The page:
All properties have titles, which list the rightful owner of the property. Title searches are conducted when a property is changing hands to ensure the person selling is indeed the rightful owner and that there are no issues associated with a property, such as unpaid taxes or other money owed.
How are title searches conducted?
The person performing the title search will pore through many documents to gain a full understanding of a property. This includes federal and state tax liens, financial judgments, records regarding bankruptcy, deeds, county land records, among many others. When the search is complete, a Preliminary Title Examination report is issued, which lists all possible problems associated with a title. If there are no claims found, the real estate transaction can proceed as expected.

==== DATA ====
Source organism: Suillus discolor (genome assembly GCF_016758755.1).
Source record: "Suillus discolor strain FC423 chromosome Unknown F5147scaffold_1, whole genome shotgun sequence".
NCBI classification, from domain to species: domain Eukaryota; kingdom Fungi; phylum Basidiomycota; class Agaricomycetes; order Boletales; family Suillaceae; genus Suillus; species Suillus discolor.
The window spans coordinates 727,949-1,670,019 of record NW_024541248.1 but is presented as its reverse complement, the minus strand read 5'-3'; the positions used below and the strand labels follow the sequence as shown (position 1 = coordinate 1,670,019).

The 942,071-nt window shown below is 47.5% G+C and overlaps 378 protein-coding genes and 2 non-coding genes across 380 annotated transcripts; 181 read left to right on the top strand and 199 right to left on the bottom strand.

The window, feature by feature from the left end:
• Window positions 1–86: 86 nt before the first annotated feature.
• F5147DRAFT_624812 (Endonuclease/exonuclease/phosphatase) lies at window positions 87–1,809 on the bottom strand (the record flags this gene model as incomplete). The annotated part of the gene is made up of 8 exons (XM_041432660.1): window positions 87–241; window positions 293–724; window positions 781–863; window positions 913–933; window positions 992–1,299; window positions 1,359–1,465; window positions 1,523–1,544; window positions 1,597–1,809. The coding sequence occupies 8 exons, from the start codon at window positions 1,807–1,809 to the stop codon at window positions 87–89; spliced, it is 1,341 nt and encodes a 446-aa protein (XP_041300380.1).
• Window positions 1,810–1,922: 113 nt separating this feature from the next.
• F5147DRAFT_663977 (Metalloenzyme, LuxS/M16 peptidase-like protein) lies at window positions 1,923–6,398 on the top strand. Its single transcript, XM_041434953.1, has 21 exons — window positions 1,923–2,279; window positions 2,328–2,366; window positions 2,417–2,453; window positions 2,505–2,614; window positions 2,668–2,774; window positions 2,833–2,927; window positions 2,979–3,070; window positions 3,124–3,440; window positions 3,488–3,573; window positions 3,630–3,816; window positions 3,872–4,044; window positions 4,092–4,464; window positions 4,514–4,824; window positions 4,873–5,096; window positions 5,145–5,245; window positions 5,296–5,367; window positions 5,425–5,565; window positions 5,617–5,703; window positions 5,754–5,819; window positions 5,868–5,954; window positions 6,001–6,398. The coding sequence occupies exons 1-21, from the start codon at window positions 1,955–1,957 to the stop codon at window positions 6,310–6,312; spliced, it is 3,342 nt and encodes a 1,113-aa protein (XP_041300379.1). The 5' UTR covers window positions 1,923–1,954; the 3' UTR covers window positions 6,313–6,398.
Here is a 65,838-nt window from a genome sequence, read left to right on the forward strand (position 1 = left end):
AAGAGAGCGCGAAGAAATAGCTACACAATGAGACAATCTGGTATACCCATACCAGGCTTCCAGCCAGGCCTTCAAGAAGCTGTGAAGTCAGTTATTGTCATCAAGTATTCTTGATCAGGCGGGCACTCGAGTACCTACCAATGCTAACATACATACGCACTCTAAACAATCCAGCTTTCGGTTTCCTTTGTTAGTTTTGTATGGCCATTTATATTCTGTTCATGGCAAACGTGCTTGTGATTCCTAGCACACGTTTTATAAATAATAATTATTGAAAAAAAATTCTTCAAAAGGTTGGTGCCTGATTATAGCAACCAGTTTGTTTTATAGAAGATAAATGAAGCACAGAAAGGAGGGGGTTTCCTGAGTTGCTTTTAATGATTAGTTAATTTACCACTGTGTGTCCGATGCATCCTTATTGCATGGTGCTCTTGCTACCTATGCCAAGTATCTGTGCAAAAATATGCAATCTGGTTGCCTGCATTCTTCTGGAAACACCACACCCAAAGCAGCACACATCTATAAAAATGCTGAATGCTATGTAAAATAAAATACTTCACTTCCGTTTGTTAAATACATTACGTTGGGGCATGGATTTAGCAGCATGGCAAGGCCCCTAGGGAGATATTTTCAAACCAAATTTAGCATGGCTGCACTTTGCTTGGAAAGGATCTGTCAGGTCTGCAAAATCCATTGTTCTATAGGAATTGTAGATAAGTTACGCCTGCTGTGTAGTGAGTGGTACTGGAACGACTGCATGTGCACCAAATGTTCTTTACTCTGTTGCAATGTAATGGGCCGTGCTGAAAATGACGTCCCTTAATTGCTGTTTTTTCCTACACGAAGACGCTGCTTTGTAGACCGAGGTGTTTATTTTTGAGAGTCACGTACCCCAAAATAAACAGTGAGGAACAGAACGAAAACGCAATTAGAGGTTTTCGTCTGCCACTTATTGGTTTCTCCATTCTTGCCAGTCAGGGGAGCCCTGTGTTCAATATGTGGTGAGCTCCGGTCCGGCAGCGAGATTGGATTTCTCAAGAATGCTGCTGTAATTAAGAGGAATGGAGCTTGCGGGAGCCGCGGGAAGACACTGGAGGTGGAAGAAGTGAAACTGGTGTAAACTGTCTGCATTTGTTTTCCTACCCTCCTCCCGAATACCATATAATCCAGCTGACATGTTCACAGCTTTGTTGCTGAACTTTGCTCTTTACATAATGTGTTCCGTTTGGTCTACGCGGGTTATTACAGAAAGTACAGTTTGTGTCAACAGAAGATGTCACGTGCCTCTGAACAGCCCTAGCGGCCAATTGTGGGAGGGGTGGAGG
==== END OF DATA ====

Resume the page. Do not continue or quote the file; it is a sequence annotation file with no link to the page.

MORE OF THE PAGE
When do they occur?
During a real estate transaction, certain funds are kept secure in a trust account, which is overseen by the settlement agent until the closing occurs. Title examinations are often requested by the lender during escrow, but they can also occur when a person is refinancing their own home or buying a home with their own funds. Title issues must be rectified before the sale takes place, or the new owner assumes any outstanding problems associated with a property.
Who needs a title search?
While it is obvious why buyers would want a title search to be conducted, title searches are also useful to sellers. When a seller has what is known as a “marketable title”, they will have a better chance of selling a property in an expedient manner. Buyers want to rest assured that there are no defects associated with a title before they close on real estate.